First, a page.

I don't care about JK Rowling's latest childrens book. I haven't read any of the Harry Potter books - I had no idea they existed until the first film came out and suddenly the whole world was going nuts over wizards and stuff. Did anybody else survive the 90s without being sucked in?
Anyways, as the end of the embargo approached speculation on the plot rose; not least at The Guardian. They called upon readers to come up with the most dramatic scene, the death of Dumbledore. The twist was to write in the style of some other author.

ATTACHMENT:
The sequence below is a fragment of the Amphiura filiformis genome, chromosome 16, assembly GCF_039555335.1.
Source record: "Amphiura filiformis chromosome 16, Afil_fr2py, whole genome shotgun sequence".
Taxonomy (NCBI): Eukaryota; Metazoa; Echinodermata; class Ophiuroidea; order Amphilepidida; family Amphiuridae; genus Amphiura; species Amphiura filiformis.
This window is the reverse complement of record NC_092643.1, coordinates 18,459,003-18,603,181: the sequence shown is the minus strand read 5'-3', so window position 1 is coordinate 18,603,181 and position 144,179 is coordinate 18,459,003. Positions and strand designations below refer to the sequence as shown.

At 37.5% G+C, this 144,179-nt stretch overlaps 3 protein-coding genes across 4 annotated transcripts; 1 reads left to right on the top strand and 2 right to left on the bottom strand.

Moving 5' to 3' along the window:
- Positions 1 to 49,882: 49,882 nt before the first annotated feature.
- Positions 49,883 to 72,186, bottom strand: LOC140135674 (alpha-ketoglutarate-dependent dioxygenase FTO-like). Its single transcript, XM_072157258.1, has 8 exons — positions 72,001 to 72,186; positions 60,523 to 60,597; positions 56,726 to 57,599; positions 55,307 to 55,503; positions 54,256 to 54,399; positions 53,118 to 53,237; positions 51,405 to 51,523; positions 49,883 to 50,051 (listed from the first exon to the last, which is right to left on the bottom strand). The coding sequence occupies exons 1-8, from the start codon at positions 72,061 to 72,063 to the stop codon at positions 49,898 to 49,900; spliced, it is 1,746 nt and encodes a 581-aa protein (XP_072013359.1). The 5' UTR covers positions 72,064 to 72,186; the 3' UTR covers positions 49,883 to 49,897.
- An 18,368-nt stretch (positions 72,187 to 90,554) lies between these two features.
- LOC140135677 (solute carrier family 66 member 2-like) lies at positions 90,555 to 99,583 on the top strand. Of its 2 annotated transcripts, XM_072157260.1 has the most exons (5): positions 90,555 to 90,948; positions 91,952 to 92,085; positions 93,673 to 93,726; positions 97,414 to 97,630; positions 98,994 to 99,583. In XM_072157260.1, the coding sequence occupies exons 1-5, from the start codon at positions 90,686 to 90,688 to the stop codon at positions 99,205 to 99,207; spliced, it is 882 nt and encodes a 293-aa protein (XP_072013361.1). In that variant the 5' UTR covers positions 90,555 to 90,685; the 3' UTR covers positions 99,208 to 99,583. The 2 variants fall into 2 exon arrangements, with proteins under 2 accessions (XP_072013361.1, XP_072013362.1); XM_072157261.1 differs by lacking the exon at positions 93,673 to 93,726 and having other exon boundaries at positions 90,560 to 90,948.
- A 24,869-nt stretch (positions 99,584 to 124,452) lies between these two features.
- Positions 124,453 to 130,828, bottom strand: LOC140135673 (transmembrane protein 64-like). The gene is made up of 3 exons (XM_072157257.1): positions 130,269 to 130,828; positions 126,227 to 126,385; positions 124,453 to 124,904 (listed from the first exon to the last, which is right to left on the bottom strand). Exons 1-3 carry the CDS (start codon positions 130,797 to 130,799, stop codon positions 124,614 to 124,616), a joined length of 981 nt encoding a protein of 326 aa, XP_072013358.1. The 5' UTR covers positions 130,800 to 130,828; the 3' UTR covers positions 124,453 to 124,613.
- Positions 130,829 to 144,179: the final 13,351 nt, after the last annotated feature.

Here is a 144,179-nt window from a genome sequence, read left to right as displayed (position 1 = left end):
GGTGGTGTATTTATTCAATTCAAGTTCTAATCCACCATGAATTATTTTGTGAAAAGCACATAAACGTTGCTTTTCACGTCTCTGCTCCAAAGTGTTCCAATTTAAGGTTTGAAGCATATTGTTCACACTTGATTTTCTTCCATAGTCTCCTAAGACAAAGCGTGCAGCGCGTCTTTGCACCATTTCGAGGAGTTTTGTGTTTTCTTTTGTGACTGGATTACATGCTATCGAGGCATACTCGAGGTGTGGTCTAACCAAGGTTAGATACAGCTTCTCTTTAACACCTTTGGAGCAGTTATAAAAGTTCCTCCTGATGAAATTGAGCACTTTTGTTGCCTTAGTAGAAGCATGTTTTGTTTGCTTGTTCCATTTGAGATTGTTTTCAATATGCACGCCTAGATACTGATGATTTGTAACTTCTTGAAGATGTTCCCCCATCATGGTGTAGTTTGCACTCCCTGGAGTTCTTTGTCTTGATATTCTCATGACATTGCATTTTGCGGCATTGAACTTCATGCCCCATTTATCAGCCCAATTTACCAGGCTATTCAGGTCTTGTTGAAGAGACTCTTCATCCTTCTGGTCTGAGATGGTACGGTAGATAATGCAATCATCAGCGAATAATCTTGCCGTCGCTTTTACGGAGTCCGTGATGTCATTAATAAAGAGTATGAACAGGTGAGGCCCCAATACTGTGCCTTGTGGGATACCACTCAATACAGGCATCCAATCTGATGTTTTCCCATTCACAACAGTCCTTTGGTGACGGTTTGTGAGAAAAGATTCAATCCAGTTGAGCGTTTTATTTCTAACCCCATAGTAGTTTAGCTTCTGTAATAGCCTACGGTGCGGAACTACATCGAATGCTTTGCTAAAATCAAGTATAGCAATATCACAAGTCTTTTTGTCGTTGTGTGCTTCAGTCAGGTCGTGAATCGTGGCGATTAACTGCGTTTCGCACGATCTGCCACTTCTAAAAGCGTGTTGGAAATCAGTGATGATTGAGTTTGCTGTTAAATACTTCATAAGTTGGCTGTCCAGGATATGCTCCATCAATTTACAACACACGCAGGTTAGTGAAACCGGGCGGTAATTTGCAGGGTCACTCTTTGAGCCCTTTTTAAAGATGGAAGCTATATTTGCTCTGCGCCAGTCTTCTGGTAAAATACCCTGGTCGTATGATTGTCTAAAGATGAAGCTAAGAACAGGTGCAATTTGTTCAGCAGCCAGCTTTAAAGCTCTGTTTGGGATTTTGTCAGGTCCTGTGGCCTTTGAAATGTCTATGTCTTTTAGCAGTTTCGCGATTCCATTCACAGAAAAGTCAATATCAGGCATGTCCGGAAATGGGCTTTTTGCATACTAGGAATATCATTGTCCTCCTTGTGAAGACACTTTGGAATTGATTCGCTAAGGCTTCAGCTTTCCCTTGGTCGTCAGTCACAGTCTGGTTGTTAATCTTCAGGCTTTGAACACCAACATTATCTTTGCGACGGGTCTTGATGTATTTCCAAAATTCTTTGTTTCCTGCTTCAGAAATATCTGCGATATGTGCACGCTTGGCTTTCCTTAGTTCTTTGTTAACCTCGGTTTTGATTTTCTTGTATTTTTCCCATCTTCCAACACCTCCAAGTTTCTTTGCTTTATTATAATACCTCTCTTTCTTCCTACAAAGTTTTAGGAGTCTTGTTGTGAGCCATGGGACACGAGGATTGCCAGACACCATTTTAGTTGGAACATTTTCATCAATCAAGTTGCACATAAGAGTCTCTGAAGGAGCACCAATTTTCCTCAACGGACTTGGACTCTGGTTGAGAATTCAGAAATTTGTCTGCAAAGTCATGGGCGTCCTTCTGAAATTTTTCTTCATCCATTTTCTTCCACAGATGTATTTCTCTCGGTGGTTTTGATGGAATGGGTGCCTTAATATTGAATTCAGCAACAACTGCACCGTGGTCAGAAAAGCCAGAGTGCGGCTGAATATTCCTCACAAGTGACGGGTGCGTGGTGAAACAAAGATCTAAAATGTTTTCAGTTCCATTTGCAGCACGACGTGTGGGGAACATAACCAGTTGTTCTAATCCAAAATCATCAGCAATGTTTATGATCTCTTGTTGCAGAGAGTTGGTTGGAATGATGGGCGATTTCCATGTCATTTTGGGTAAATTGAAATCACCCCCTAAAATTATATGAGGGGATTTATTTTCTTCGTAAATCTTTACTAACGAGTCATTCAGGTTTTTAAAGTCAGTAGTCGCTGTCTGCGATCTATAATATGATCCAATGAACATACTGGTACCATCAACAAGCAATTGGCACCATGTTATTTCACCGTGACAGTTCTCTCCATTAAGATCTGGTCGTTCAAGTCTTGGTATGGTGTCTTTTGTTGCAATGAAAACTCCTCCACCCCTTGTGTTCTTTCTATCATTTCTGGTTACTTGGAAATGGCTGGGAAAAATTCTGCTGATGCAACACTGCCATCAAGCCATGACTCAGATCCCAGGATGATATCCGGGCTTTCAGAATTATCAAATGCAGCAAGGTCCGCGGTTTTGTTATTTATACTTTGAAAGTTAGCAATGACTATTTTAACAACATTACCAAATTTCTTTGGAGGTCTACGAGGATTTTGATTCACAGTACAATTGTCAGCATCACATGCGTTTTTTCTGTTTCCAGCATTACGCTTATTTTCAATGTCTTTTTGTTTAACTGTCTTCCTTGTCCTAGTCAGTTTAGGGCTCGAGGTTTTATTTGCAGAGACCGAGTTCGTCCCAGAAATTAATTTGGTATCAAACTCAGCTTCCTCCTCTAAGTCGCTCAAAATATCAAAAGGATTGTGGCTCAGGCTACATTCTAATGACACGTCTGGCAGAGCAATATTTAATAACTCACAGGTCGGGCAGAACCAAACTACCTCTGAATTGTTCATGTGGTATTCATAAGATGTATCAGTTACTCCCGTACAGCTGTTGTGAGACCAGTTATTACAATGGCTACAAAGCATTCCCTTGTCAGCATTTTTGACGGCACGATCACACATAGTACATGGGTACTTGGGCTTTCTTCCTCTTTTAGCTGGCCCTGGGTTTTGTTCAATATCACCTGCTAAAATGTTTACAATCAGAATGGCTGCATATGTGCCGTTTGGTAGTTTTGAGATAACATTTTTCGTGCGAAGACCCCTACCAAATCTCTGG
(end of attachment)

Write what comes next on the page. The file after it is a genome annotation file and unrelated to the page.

It must be a consequence of my painful GCSE English Literature course, but my favourite was the Geoffrey Chaucer (Canterbury Tales) interpretation:
The Poppynge of the Clogges
At Hogwarte's, schoole of wizardrye,
Unfoldeth drede folle tragedie!
Yonge Ron Weasleye, and classmayt Pottyr:
Fallen preye to 'tvylerottyr,
Who, throughoute Harry's sadde lyfe,
Hath been the source of muche stryfe;
Hys parente's lyves, rendyred shorte,
By naughtie manne: Voldemorte!
Pottyr and freynd, in't towyr trapp'd,
At mercie of thyss eevil ratte!
What woe! What payn! Unluckiness!
Top stuff. There's something about Middle English that adds to the arcane magical theme. Other highlights include in the style of "The Sun".